Problems all too familiar to car drivers the world over, from traffic jams to road rage and lack of parking, are now also threatening to turn the Dutch dream of cycling bliss into a daily hell.
In a small country where bicycles outnumber people by 1.2 million, the Dutch have simply run out of space to accommodate the 5 million cyclists who take to the road every day, turning commuting in major cities into a nightmare.
In Amsterdam alone, 490,000 freewheeling fietsers cycle two million kilometres every day, according to the city council.
"Bicycles are an integral mode of transport in our city," Amsterdam's council said, but, in a worrying trend, "the busiest bicycle paths are too small for the growing stream of daily cyclists".
"Cyclists have increased dramatically over the last few years," Wim Bot, of the Dutch Cycling Association said. "In a small country like the Netherlands where almost every square metre is accounted for, we've run out of space. It's become a headache."
The Dutch first fell in love with cycling in the late 1980s.
Two decades later the first bicycle paths were laid in this country so flat that it is often described as "specially created for cyclists".
Today there are 18 million bikes, or 1.3 bicycles per citizen old enough to ride. Dutch Prime Minister Mark Rutte is often seen cycling to work.
About 35,000 kilometres of bike path now criss-cross the landscape. These trademark red tarmac roads are purpose built, regularly maintained and come with their own set of road signs and traffic lights.
But having invested heavily in bicycle infrastructure, the Dutch are now paying the price for pedal-power's rise in popularity.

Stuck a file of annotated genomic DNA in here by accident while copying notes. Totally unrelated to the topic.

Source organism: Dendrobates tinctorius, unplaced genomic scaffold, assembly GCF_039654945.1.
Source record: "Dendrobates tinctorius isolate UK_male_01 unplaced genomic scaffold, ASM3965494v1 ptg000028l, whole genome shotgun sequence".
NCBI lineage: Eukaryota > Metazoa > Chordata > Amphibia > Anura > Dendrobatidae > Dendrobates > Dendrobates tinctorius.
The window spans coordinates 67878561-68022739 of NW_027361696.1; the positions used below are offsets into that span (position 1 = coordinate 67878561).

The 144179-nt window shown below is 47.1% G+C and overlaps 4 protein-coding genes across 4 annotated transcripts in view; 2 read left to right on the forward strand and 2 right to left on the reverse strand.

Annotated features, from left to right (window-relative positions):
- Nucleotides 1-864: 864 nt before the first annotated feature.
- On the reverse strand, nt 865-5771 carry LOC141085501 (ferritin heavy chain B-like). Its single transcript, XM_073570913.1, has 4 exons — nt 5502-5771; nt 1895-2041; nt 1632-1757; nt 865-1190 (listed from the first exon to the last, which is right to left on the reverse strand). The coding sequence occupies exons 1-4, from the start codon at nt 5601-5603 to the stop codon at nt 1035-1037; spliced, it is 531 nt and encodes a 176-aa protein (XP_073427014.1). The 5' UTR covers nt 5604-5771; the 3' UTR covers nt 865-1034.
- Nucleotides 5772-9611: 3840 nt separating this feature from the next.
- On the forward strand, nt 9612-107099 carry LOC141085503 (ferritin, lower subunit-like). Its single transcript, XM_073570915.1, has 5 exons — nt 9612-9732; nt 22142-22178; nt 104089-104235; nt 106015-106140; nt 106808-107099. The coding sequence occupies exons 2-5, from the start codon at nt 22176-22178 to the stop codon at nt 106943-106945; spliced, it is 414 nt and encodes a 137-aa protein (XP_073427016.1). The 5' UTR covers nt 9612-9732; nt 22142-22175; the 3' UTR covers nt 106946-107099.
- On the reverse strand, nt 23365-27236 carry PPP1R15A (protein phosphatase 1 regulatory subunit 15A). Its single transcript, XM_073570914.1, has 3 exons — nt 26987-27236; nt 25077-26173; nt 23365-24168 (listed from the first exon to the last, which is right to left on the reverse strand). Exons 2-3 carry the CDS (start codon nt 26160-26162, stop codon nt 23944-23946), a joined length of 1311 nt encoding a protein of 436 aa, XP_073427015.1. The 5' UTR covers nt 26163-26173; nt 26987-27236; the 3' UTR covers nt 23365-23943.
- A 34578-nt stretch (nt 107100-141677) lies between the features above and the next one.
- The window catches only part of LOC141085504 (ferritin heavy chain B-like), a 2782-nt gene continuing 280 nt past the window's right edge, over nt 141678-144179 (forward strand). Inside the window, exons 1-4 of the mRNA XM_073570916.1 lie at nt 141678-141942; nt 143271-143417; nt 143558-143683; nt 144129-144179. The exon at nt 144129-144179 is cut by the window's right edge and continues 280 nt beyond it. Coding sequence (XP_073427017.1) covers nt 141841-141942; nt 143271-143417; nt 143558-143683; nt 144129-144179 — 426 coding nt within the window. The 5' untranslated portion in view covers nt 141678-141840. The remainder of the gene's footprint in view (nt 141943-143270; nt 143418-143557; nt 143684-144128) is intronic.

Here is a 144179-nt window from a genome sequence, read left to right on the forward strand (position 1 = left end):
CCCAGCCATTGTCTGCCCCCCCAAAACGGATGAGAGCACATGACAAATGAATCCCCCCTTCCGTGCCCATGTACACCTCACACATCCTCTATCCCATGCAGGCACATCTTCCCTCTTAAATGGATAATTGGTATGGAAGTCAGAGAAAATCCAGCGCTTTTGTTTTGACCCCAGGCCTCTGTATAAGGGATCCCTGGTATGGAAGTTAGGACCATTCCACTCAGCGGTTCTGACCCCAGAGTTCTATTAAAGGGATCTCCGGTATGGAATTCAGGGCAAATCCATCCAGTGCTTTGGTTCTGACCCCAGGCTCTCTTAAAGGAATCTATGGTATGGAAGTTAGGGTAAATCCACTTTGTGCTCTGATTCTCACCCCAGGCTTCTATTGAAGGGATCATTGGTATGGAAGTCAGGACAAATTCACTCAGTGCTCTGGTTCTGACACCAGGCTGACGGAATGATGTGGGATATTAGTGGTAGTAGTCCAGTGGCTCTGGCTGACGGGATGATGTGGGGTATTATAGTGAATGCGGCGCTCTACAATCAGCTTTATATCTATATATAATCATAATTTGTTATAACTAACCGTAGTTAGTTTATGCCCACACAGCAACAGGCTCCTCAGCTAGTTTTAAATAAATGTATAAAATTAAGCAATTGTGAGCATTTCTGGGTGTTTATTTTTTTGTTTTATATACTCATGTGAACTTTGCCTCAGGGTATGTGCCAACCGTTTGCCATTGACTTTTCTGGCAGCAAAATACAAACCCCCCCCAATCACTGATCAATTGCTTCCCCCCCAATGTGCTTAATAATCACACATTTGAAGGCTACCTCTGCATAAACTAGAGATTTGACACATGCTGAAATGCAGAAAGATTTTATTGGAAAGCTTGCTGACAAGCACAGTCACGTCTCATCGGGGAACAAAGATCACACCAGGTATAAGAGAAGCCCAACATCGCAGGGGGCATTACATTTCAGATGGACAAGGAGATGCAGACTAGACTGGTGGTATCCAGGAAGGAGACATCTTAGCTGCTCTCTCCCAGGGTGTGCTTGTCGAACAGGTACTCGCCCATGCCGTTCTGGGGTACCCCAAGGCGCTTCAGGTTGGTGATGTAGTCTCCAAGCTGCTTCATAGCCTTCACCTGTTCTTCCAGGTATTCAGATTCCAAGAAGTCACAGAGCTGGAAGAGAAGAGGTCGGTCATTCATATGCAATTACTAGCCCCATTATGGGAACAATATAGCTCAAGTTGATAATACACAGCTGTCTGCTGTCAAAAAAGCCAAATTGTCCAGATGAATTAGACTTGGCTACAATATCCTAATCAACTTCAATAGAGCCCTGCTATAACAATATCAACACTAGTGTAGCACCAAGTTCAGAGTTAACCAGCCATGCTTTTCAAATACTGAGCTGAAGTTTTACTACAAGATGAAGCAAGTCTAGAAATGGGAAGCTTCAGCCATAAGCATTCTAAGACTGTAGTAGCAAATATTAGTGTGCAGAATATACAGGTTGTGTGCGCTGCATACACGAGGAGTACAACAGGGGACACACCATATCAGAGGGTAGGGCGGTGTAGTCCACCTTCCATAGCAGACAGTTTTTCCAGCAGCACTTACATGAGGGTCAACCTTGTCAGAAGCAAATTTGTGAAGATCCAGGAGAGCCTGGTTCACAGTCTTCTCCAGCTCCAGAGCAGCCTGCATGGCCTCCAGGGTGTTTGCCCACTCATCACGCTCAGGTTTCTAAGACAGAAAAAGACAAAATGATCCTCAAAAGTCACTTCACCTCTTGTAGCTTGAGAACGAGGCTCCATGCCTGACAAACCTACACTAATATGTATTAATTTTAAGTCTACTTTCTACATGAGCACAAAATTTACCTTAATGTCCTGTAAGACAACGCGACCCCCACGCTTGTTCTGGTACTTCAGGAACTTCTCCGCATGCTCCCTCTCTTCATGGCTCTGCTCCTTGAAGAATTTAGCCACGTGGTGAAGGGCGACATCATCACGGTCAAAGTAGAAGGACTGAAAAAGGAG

Dutch newspaper Trouw recently said that in places like Amsterdam and Utrecht, the increase in bicycles was giving rise to a host of unpleasant phenomena. Around major stations such as Amsterdam and Utrecht Central, tens of thousands of bicycles parked legally and illegally hog public space and restrict pedestrian access.
More cyclists on the road means more congestion, and "bicycle rage" has become commonplace.
"Sometimes it's a madhouse out there," said Jan van der Tuin, 59, a bicycle shed parking attendant just outside Utrecht's busy central station.
"There's been no fist-fights, but harsh words are often being spoken," he said with a sigh as he took a drag from his hand-rolled cigarette.
"We have big problems," agreed Marleen van der Wurff, 58, as she frantically looked for a bicycle parking spot in Utrecht before having to run for a train. "It's plainly becoming a dangerous situation."
Bicycle overload has become such a problem that 180 top city planners convened a conference recently in Utrecht on the issue.
Proposed solutions were remarkably similar to those previously used to deal with car congestion, ranging from building multi-storey underground "mega" bicycle sheds to impounding badly-parked bikes.
Municipal workers in The Hague alone have impounded 2,400 illegally parked bicycles since August.
And Amsterdam this week announced a US$150 million plan to provide 38,000 new bicycle parking spots and 15 extra kilometres of cycle path in the city.
But "this is not something that will be solved next week," Bot said. "It's a medium to long-term problem."